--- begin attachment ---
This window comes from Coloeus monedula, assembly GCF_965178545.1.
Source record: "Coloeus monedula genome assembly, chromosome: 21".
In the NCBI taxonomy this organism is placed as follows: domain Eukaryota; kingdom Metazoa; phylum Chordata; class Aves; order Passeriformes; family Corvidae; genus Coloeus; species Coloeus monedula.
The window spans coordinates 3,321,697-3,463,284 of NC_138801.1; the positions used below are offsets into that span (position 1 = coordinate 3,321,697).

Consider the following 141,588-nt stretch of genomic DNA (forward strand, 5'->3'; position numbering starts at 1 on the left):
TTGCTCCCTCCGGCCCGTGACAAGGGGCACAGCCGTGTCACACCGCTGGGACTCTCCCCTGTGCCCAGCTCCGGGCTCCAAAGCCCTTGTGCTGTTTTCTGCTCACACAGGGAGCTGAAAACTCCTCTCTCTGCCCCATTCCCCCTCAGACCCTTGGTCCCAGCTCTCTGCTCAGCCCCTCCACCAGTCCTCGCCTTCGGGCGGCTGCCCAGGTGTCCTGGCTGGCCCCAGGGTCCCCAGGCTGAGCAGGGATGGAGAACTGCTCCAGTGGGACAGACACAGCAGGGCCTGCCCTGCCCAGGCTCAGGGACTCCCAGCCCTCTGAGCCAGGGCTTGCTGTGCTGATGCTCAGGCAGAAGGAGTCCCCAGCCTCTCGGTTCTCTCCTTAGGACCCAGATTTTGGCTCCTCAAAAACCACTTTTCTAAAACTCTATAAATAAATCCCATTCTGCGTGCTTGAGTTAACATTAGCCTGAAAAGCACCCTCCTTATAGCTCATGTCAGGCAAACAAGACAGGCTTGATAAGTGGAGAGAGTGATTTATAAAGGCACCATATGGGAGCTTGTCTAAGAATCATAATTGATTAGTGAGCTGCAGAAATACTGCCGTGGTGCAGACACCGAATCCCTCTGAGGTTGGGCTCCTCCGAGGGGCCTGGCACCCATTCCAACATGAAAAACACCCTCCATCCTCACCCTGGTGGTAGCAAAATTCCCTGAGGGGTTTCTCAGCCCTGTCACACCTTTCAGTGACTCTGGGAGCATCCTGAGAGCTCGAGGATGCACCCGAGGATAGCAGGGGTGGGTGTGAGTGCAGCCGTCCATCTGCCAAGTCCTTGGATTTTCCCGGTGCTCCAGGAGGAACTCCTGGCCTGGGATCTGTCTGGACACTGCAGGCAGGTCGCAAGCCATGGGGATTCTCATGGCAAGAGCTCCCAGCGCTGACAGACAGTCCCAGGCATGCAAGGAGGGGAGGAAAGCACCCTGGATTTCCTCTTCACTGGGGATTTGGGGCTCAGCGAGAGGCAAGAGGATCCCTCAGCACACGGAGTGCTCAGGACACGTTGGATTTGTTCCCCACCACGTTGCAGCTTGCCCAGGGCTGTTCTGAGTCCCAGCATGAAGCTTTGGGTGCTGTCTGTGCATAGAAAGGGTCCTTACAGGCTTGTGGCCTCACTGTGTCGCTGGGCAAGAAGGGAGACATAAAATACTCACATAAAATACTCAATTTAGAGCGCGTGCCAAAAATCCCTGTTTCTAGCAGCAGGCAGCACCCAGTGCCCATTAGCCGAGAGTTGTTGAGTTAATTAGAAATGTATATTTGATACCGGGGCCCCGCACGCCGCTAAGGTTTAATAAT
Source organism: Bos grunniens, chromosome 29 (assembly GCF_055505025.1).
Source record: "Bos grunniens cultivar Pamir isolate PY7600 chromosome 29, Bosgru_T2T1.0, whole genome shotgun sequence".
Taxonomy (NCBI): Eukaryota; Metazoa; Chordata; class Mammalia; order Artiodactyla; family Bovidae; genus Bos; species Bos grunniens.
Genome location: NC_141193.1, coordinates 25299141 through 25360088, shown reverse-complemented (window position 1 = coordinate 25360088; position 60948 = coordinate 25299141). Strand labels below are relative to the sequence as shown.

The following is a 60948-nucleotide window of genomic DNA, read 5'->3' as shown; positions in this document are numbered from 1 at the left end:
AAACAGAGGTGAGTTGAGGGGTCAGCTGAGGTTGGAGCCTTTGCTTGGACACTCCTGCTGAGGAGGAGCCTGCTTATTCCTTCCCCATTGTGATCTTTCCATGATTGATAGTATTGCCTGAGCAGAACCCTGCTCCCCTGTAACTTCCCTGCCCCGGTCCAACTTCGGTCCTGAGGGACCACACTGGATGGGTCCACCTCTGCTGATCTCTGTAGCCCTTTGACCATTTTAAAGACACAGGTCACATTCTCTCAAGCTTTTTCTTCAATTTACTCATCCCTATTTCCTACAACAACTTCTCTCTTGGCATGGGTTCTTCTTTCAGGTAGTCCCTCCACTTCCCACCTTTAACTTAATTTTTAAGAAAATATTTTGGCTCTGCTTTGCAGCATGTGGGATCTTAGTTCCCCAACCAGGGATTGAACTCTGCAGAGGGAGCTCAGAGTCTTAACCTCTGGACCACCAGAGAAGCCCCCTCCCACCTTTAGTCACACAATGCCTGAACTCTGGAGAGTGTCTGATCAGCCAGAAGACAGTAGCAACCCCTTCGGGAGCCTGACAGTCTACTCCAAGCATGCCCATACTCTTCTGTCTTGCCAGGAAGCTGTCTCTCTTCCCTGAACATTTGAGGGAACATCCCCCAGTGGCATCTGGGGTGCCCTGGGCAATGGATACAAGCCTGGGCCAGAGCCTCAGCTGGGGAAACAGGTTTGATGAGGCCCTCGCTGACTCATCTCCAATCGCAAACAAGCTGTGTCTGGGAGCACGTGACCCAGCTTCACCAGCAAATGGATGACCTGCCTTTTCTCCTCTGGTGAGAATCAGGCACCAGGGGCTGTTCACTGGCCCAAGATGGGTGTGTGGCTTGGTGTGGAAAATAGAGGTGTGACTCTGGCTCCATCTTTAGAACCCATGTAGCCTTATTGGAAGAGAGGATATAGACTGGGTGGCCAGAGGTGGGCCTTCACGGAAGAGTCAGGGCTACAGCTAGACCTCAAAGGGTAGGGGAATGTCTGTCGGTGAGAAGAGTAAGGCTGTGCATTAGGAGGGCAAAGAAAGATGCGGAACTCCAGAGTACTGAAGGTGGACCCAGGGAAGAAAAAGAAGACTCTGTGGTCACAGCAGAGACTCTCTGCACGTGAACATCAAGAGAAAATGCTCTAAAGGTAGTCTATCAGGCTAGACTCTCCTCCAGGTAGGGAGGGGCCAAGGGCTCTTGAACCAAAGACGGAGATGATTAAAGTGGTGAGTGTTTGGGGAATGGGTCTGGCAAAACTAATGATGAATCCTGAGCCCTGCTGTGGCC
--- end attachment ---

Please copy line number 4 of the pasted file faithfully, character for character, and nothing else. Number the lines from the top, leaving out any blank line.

The window spans coordinates 3,321,697-3,463,284 of NC_138801.1; the positions used below are offsets into that span (position 1 = coordinate 3,321,697).